*We had permission to cross-post this article.
By: Kristen Hendrickson, master's student in the UNC School of Media and Journalism
Date cross-posted: October 29, 2018
The documentary film, “Resilience: The Biology of Stress and the Science of Hope,” has had many screenings across the United States since being released in 2016. Its recent showing at the Carolina Theatre and the panel discussion that followed revealed the actions already taking place in Durham, NC in response to the issues discussed in the film.
Watching a film on childhood trauma might not seem like it would be an uplifting experience.
For the documentary “Resilience,” it is. It not only shows the impact that trauma can have on a person, but really focuses on what can be done about it.
Sharon Hirsch, who is President and CEO of Prevent Child Abuse North Carolina, helped to make a screening of the film possible for the Durham Rotary Club on the evening of Tuesday, October 23 at the Carolina Theatre in Durham.
The work of Prevent Child Abuse NC “focuses on trying to foster safe, stable, nurturing relationships and environments for children,” stated Hirsch. The film also fits with the Durham Rotary Club’s mission, of which Hirsch is a member.
The Carolina Theatre in Durham welcomed audiences to watch “Resilience.” / Photo by Kristen Hendrickson
“The Rotary has a real commitment to service and a commitment to strengthening children and families,” Hirsch noted.
She also explained that while the film has been shown previously to policy makers and human services professionals in Durham, this screening was intended to engage a business audience, which is one that previously has not been targeted.
“We’re really excited to share this with the business community, because we know that if they can be paying attention to this among their employees, and fostering family-friendly workplace policies…they’re not only growing a great future workforce, the current workforce will be less stressed and more productive,” remarked Hirsch.
The film’s concepts are based on the CDC-Kaiser Permanente Adverse Childhood Experiences (ACE) Study, published in 1998, which is one of the largest studies on childhood abuse and neglect and the impact on health.
This study used a measurement of ten adverse childhood experiences, such as living with a parent or guardian who got divorced or separated, or witnessing violence in the household.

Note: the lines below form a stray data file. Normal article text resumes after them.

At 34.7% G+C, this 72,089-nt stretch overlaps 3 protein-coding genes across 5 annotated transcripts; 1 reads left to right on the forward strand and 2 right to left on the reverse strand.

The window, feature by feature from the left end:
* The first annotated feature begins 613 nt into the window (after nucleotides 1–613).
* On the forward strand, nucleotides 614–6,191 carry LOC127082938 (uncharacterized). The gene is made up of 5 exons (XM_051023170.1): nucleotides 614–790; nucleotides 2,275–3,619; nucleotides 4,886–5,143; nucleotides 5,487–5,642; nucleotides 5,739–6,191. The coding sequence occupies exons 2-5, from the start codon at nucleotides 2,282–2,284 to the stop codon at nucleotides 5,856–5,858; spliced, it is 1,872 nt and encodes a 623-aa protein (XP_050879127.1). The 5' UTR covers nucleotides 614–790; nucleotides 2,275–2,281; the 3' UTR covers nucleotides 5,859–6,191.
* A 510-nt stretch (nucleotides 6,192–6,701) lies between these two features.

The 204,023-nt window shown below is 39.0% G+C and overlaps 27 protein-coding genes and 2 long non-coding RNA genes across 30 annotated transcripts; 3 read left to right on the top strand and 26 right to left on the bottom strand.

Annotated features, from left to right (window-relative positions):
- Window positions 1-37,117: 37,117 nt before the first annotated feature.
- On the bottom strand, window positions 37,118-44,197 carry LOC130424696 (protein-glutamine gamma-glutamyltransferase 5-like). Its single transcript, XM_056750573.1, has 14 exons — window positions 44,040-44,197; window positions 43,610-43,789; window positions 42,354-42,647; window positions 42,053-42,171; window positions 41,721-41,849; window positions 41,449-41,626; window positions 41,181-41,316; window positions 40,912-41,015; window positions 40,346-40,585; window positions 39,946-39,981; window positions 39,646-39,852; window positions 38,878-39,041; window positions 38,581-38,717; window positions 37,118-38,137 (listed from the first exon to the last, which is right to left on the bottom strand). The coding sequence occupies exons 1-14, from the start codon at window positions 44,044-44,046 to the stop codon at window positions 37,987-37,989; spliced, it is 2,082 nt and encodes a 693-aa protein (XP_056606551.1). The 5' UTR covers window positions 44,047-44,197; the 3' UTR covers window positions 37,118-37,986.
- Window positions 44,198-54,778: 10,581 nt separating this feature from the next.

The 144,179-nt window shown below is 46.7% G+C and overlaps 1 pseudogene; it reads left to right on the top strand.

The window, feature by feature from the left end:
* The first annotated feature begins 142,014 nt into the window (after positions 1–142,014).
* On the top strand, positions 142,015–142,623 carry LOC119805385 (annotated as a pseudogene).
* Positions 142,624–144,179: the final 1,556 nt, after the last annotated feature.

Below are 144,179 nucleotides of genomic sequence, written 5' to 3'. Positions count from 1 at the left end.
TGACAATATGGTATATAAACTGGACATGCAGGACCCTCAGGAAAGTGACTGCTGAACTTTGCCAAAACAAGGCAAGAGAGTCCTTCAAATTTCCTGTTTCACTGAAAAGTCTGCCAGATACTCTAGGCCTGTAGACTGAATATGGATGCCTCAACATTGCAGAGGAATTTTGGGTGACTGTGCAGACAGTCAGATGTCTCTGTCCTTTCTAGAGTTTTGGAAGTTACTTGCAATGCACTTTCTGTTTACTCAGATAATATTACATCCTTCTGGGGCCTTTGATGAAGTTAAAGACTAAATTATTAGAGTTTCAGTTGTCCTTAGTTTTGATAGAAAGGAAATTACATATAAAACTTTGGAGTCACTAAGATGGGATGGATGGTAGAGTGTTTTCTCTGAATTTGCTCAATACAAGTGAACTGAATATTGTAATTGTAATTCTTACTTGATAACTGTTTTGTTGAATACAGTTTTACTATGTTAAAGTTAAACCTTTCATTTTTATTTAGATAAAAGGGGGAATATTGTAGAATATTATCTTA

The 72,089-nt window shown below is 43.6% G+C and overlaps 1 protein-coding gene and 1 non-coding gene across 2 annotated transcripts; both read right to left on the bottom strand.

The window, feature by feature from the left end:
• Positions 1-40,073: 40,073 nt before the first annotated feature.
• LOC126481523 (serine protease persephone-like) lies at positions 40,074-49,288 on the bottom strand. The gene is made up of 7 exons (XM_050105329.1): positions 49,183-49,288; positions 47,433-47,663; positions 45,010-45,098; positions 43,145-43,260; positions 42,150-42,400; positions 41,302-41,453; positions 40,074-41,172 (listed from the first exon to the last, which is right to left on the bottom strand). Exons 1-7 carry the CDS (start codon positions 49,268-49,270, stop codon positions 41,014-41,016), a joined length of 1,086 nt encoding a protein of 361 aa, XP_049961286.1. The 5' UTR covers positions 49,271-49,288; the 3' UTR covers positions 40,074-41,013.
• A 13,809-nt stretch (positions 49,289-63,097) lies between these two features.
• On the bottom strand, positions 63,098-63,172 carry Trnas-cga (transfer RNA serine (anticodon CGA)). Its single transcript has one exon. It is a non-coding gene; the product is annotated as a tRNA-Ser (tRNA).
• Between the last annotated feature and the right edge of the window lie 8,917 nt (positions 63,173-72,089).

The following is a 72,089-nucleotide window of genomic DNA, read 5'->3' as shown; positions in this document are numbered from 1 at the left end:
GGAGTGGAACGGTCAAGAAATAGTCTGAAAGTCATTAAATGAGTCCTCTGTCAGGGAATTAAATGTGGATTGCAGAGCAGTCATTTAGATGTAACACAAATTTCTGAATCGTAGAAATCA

Results showed that ACEs have a direct impact on an individual’s long-term health, including conditions like depression, heart disease and obesity. It also demonstrated the serious effects that a high ACE score could have on a person’s future behavior, like alcohol abuse and propensity for smoking.
Effects of adverse childhood experiences extend into health, behaviors and life outcomes / Centers for Disease Control Image
“Resilience” is uplifting. Adverse childhood experiences are portrayed in a sensitive way, and the real focus is on the power of intervention, like one pediatrician’s work with her patients and a school teacher’s efforts in her classroom.
At the end of the movie, a panel of five experts came up on stage. Each panelist briefly described how ACE screenings and ACE-related interventions are being used in Durham.
Hirsch moderated the panel, which included:
If you have a high ACE, Rachel Galanter explained that “we know how to decrease the risk of long term health problems,” and that experts have the tools to help mental and physical consequences.
“We need to let parents know the benefits of knowing a child’s ACE score and the resources available to them so they can build up the protective factors in that child’s life,” stressed Galanter.
One powerful message that the film drove home is the impact that the presence of one, caring and stable adult can have on a child.
One member of the audience, Nan, whose last name is omitted here for privacy, said that this message resonated with her. Nan said that she is in school to become a substance abuse counselor and has been around abuse, personally and professionally, for many years.
“I’ve always seen trauma,” related Nan. However, she understands that when one person reaches out to help someone else experiencing trauma, that it can make a difference.
She recalled a school principal who helped her feel safe during a tough time of her life, and how his caring voice stayed with her during future times of struggle.
“You never know how you’re going to help someone,” said Nan.
Durham County Commissioner Ellen Reckhow described several initiatives to address these issues, including piloting ACE screenings in Durham clinics. She said these screenings could be expanded, and noted a need for a Community Resilience Plan which could include strategies and training community-wide.
She reported that one public school in Durham, Forest View Elementary, has implemented practices suggested in the film, and that since then, referrals to the office have gone down 60 percent.
Galanter said that with the growing community awareness of these issues, she hopes that multiple communities in Durham will “invest in prevention and supporting the resources to build up protective factors.”
Galanter noted several protective factors that could help children, including:
Hirsch also emphasized this.
“It’s really a call to action for any of us. No matter what role we’re in, there’s something we can do.”
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